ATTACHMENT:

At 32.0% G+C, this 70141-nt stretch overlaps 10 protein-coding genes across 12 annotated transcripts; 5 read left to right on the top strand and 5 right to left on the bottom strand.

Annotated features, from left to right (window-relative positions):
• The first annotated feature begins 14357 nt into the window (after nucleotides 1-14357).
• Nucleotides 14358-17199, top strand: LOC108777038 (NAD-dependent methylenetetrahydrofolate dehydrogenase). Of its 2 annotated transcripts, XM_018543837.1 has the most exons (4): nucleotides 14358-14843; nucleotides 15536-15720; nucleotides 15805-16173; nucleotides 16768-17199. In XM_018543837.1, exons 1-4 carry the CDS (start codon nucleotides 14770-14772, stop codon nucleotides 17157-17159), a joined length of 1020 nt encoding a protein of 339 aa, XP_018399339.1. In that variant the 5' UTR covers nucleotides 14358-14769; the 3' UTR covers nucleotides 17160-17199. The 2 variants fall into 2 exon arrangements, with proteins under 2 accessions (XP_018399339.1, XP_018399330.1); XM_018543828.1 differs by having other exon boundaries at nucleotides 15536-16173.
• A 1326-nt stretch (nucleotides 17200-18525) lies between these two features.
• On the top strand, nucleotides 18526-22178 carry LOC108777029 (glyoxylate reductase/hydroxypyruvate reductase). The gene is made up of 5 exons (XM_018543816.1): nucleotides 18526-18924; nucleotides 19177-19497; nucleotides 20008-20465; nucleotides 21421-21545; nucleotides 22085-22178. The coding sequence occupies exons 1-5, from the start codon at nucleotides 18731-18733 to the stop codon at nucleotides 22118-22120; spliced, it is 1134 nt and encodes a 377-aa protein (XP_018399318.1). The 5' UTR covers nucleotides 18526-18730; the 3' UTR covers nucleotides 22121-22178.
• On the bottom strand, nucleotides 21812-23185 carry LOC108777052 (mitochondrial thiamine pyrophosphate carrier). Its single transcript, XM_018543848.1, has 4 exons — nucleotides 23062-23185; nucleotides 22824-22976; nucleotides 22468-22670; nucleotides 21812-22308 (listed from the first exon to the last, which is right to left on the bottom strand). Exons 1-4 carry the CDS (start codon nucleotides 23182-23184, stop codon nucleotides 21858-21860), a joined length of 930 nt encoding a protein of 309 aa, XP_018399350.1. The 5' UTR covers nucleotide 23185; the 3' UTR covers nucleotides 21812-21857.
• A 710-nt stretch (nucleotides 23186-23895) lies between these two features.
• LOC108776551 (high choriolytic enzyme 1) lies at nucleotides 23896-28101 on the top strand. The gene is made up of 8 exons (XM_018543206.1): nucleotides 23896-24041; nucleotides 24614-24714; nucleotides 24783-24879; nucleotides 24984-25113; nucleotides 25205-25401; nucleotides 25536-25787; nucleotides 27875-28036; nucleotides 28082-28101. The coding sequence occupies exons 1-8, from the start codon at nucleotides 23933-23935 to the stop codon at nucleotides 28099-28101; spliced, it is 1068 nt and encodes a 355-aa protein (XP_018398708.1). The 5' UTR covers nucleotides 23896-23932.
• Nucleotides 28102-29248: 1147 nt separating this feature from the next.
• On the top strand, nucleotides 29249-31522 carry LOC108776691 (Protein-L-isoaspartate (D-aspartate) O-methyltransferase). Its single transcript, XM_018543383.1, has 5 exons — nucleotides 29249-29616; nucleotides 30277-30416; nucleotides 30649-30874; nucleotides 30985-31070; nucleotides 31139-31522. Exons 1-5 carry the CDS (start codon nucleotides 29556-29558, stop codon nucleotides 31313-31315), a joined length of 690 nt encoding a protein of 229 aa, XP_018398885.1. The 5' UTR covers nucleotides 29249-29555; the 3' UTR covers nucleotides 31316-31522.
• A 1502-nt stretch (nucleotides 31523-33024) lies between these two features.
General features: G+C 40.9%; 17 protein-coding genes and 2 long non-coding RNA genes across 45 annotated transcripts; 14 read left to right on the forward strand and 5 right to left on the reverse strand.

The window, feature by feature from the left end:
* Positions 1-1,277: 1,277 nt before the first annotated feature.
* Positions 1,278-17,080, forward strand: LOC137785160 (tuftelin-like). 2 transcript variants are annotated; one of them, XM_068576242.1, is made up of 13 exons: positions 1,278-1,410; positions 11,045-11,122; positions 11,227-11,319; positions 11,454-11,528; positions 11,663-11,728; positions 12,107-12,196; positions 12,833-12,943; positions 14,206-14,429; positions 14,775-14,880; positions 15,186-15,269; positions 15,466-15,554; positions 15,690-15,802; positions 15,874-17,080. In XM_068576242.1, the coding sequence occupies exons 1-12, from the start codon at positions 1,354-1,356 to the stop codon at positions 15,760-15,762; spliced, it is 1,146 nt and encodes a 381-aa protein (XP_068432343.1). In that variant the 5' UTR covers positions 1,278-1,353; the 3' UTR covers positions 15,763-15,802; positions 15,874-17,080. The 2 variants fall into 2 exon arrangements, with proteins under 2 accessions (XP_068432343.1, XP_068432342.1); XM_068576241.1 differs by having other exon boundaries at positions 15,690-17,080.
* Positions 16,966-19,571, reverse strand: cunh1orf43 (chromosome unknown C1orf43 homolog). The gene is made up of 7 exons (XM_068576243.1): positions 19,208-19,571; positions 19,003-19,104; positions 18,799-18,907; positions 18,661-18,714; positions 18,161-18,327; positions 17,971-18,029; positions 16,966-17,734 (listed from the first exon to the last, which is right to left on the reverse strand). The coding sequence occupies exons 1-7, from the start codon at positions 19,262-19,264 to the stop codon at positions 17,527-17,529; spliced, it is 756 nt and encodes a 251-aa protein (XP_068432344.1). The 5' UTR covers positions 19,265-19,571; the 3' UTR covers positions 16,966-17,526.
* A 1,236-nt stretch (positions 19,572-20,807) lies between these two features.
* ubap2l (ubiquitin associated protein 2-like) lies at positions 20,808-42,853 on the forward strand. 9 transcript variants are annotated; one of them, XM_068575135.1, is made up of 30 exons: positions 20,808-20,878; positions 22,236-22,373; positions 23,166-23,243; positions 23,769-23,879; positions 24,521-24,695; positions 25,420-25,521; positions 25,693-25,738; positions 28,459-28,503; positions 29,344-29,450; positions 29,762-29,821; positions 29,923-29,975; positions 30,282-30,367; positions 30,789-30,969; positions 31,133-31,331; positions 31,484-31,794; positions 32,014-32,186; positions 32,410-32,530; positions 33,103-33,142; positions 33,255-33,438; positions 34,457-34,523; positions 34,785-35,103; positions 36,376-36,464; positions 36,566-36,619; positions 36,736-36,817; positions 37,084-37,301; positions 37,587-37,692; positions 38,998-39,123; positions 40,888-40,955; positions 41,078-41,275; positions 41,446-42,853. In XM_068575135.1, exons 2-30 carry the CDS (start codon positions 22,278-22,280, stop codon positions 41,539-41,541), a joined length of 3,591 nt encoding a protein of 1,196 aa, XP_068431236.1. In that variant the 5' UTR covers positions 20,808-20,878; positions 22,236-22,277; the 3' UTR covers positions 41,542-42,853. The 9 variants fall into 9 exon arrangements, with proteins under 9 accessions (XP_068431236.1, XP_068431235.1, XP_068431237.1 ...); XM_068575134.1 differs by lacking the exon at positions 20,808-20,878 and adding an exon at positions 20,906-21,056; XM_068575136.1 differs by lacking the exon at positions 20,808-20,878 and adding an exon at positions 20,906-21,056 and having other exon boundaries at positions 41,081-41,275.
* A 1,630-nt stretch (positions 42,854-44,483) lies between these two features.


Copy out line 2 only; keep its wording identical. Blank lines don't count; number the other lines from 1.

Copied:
Annotated features, from left to right (window-relative positions):